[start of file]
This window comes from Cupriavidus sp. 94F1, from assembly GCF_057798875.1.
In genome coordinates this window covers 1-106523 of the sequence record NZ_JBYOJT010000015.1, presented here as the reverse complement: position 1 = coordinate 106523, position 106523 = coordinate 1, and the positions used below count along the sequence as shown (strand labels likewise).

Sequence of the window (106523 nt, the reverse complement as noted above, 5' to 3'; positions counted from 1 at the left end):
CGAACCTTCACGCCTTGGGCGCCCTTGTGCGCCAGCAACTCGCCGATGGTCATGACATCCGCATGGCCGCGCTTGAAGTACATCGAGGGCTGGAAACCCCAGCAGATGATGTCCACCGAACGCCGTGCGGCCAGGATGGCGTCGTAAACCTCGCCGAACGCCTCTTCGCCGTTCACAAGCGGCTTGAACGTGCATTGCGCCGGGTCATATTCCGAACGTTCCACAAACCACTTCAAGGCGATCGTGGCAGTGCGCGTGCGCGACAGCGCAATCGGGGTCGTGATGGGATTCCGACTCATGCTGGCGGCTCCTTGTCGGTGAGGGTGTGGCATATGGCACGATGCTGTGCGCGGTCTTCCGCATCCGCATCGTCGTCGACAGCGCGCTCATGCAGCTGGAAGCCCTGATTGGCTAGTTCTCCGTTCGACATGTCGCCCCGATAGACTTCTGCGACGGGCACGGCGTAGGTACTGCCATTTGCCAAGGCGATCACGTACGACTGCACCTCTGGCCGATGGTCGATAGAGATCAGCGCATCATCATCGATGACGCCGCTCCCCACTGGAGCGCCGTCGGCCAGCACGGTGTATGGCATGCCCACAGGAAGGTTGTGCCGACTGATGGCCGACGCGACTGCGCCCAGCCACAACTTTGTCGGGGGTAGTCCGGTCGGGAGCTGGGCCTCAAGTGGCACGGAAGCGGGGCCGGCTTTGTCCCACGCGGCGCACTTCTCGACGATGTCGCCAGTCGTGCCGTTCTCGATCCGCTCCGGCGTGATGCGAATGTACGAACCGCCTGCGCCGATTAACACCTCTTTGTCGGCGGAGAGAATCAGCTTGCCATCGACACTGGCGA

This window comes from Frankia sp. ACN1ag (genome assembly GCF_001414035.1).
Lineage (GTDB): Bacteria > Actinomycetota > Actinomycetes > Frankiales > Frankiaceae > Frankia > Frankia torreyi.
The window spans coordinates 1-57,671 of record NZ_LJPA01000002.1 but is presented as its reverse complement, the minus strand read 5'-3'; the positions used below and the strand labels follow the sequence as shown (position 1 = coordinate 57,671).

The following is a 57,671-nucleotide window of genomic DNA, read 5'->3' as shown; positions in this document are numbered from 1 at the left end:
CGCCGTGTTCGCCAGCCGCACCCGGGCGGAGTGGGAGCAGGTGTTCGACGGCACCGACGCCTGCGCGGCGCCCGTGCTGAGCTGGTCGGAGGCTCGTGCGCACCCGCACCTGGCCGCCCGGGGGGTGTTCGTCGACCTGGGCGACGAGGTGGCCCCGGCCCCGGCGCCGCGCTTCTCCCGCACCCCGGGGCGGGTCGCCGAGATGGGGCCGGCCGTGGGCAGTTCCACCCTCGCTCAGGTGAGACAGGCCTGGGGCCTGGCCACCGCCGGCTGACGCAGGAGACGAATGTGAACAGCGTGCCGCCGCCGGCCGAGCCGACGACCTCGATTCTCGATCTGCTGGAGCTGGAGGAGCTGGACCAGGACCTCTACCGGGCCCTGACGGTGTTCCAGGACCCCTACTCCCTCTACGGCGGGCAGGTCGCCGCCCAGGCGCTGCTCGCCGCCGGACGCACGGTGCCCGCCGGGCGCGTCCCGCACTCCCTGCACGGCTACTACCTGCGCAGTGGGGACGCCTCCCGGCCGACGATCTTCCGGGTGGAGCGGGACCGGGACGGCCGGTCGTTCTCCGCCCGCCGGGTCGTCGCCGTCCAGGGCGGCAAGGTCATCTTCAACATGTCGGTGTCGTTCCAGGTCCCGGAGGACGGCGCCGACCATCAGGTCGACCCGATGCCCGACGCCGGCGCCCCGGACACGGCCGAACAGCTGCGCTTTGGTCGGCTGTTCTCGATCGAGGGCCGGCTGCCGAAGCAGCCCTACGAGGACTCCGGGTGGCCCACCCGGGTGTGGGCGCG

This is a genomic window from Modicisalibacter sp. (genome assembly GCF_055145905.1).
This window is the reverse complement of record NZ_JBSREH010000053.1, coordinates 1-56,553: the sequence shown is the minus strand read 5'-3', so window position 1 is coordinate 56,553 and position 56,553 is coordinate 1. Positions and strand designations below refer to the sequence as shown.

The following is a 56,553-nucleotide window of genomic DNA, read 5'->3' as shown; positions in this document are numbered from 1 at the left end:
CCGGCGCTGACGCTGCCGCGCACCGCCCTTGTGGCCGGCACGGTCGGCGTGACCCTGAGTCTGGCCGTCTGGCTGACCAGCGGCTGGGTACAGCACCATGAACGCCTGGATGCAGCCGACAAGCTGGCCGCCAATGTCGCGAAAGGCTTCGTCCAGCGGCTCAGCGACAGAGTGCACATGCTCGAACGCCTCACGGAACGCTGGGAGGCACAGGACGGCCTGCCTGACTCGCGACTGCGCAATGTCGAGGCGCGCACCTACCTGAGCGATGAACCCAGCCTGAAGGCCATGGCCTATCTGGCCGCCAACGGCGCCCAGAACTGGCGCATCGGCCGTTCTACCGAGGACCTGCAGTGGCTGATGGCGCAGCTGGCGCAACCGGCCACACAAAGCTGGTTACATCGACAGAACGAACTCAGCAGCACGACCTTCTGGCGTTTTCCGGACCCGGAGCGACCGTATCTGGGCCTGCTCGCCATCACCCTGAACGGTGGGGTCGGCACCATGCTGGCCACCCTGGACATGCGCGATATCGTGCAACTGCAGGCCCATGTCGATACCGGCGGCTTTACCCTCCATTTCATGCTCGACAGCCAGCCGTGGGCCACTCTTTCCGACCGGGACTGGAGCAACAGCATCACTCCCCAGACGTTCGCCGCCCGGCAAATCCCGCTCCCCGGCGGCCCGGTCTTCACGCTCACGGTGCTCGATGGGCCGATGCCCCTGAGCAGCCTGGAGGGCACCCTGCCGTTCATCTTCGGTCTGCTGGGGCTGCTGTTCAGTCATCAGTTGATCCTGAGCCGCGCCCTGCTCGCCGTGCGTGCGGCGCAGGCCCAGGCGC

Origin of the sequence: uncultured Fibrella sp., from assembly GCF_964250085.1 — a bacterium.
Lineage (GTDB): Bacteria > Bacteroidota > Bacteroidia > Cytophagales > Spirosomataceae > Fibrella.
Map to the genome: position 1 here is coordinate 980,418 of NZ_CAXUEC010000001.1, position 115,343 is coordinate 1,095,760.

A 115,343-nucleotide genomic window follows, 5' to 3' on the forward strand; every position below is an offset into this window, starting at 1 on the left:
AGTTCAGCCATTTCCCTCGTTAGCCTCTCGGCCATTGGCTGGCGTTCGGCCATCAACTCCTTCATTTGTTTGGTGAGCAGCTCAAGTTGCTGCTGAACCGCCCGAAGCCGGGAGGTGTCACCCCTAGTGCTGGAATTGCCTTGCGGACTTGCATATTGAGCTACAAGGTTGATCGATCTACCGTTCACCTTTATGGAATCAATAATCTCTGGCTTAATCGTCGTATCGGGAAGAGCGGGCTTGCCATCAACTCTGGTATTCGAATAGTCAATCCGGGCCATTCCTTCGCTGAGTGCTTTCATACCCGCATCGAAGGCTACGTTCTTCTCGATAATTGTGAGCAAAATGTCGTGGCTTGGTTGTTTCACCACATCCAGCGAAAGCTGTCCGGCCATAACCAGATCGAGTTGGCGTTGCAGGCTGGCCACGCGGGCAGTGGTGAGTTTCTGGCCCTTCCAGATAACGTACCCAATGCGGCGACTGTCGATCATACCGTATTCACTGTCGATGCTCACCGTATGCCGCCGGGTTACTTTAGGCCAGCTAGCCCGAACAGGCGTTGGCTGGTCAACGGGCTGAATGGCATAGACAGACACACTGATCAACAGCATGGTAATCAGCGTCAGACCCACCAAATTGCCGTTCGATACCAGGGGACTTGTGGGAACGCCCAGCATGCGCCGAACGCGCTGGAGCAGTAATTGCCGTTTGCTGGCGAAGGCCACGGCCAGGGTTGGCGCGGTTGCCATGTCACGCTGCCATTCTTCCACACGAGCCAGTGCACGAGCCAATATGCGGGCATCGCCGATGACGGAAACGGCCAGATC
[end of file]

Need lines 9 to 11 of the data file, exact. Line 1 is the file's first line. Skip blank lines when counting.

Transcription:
CGCCGTGTTCGCCAGCCGCACCCGGGCGGAGTGGGAGCAGGTGTTCGACGGCACCGACGCCTGCGCGGCGCCCGTGCTGAGCTGGTCGGAGGCTCGTGCGCACCCGCACCTGGCCGCCCGGGGGGTGTTCGTCGACCTGGGCGACGAGGTGGCCCCGGCCCCGGCGCCGCGCTTCTCCCGCACCCCGGGGCGGGTCGCCGAGATGGGGCCGGCCGTGGGCAGTTCCACCCTCGCTCAGGTGAGACAGGCCTGGGGCCTGGCCACCGCCGGCTGACGCAGGAGACGAATGTGAACAGCGTGCCGCCGCCGGCCGAGCCGACGACCTCGATTCTCGATCTGCTGGAGCTGGAGGAGCTGGACCAGGACCTCTACCGGGCCCTGACGGTGTTCCAGGACCCCTACTCCCTCTACGGCGGGCAGGTCGCCGCCCAGGCGCTGCTCGCCGCCGGACGCACGGTGCCCGCCGGGCGCGTCCCGCACTCCCTGCACGGCTACTACCTGCGCAGTGGGGACGCCTCCCGGCCGACGATCTTCCGGGTGGAGCGGGACCGGGACGGCCGGTCGTTCTCCGCCCGCCGGGTCGTCGCCGTCCAGGGCGGCAAGGTCATCTTCAACATGTCGGTGTCGTTCCAGGTCCCGGAGGACGGCGCCGACCATCAGGTCGACCCGATGCCCGACGCCGGCGCCCCGGACACGGCCGAACAGCTGCGCTTTGGTCGGCTGTTCTCGATCGAGGGCCGGCTGCCGAAGCAGCCCTACGAGGACTCCGGGTGGCCCACCCGGGTGTGGGCGCG

This is a genomic window from Modicisalibacter sp. (genome assembly GCF_055145905.1).
This window is the reverse complement of record NZ_JBSREH010000053.1, coordinates 1-56,553: the sequence shown is the minus strand read 5'-3', so window position 1 is coordinate 56,553 and position 56,553 is coordinate 1. Positions and strand designations below refer to the sequence as shown.